Following studies at the University of Utah (punctuated by a life-transforming mission for The Church of Jesus Christ of Latter-day Saints among the Maori of New Zealand), Louis Midgley earned a doctorate in political science at Brown University, where his research focused on the work of such prominent Protestant theologians as Karl Barth. He wrote his dissertation on Paul Tillich, a German-American theologian and political theorist who was then at the height of his fame and influence.
Eventually, Midgley also became interested in contemporary Roman Catholic theology and the writings of Leo Strauss and other Jewish philosophers.
In 1996, Midgley concluded nearly four decades of teaching at Brigham Young University the history of political and legal philosophy. Shortly thereafter, he returned with his wife to Auckland, New Zealand, where they directed the Lorne Street LDS Institute of Religion for two years.
In the meantime, though, beginning with its first issue in 1989, Midgley had become a regular contributor to the FARMS Review, ultimately serving as one of its associate editors until it was abruptly terminated in 2012. Shortly thereafter, he joined the executive board of the newly launched Interpreter Foundation, of which I am chairman and where he continues to serve and to publish.
Over many years, he has shown particular interest in questions about the relationship between LDS claims and historical writings. Reflecting that interest, among his signature contributions have been studies of the scriptural concept of “remembrance.”
“Remembrance” is, Midgley admits in “The Ways of Remembrance” (online at publications.mi.byu.edu), an ordinary word, and its repetition in the Book of Mormon — where terms related to “remembering” and “forgetting” occur well over 200 times — is easy to overlook.
However, “By placing emphasis on the concept of 'remembering,' the Book of Mormon significantly captures one of the most distinctive aspects of Israelite mentality,” he writes in “‘O Man, Remember, and Perish Not’ (Mosiah 4: 30)” (online at publications.mi.byu.edu). “It vividly reflects a religious sensitivity on the part of Book of Mormon prophets that is similar to that of other Israelite prophets.”
And, says Midgley, paying close attention to what the Book of Mormon says about “the ways of remembrance” can help us “better understand the book’s overall message” (see “The Ways of Remembrance,” online at publications.mi.byu.edu).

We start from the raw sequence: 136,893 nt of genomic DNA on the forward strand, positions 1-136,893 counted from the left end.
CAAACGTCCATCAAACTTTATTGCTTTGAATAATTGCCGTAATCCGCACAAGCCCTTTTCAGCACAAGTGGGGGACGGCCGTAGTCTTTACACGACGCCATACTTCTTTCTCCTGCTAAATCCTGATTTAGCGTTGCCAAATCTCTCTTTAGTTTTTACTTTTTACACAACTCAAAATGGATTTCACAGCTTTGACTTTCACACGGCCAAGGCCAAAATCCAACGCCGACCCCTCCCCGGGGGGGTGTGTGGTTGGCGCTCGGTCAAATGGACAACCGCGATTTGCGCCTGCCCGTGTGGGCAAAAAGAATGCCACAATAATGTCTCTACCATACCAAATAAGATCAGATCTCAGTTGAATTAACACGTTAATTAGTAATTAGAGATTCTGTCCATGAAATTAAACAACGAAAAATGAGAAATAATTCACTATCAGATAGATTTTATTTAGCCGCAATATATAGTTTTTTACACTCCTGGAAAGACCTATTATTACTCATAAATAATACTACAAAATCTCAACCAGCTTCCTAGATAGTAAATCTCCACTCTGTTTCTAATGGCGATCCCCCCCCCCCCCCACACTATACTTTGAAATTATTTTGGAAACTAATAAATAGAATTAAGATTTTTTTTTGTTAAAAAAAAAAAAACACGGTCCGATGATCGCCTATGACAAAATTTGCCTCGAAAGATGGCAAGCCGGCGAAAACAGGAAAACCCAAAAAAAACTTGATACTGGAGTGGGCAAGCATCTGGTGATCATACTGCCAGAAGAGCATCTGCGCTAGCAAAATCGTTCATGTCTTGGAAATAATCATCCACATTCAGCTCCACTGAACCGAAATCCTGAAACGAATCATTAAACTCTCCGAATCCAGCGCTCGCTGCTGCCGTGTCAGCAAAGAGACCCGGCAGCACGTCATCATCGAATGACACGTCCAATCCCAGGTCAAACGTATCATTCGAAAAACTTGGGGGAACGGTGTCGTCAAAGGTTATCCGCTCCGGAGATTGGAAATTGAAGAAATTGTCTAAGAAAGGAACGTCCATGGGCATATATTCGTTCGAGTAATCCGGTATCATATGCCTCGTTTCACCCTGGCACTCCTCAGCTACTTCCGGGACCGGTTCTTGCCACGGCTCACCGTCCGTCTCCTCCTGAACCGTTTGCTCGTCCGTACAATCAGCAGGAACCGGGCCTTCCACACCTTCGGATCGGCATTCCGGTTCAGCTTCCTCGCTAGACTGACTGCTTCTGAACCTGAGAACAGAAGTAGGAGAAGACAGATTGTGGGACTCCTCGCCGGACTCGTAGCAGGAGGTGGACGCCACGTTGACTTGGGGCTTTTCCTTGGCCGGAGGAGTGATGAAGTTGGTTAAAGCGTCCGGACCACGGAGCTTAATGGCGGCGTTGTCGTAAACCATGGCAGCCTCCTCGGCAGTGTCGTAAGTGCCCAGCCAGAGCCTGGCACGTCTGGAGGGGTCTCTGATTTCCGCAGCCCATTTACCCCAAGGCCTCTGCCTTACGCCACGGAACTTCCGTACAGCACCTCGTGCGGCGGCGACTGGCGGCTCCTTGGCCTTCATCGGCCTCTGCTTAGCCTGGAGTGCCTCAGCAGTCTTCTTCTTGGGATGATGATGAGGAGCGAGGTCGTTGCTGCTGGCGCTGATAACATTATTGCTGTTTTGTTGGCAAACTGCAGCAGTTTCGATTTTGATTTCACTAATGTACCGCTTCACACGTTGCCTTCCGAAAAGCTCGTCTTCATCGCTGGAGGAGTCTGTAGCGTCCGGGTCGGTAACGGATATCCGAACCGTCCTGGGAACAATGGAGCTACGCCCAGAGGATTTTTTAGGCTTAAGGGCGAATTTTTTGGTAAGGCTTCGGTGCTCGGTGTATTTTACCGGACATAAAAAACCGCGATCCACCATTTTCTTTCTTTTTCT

Scripturally, to “remember” God and one’s covenants with God is not merely to recall information, let alone simply to be aware of or curious about the past, although that is obviously a part of the word’s meaning. Rather, it is to be attentive, to consider, and, most importantly, it is to keep God’s commandments and to act accordingly. “In the Book of Mormon, remembrance results in action,” he writes in “The Ways of Remembrance.”
In fact, this is also the sense given in cases of obedience to legitimate earthly sovereigns: At Alma 18:10, for example, King Lamoni praises Ammon as follows: “For even he doth remember all my commandments to execute them.”
I've observed that the sacrament prayers Latter-day Saints still use today actually originated among the Nephites — and it’s not coincidental, in that light, that we promise in them to “always remember” the Savior and to “keep his commandments” (Moroni 4-5; compare 3 Nephi 18:7-11).
By contrast, to “forget” in the scriptures isn’t merely a mental glitch but a failure to act in accordance with the commandments of God. Essentially, it’s apostasy. The Book of Mormon writers say of the ancient biblical Israelites that they were “quick to do iniquity, and slow to remember the Lord their God; therefore there was a law given them, yea, a law of performances and of ordinances, a law which they were to observe strictly from day to day, to keep them in remembrance of God and their duty towards him” (Mosiah 13:29-30).
According to Midgley in “‘O Man, Remember, and Perish Not’ (Mosiah 4: 30),” “it is evident that 'remembering' is a saving principle of the gospel. Just as faith looks forward in Christ to actualize the present power of his redemption, so remembrance looks back on covenants and gifts from God and keeps the past alive.”
Today, as anciently, we need reminders. That’s one of the reasons we’re encouraged to engage in daily scripture study, weekly partaking of the sacrament and regular attendance at the temple, to say nothing of celebrating Pioneer Day and participating in such activities as re-enacted handcart treks.
“O, remember my son,” said Alma to Helaman, “and learn wisdom in thy youth; yea, learn in thy youth to keep the commandments of God” (Alma 37:35).
Two short articles by Midgley, which include numerous supporting scriptural and other references, will serve as helpful introductions to this topic: “‘O Man, Remember, and Perish Not’ (Mosiah 4: 30)” online at publications.mi.byu.edu, and, at slightly greater length,“The Ways of Remembrance” (publications.mi.byu.edu).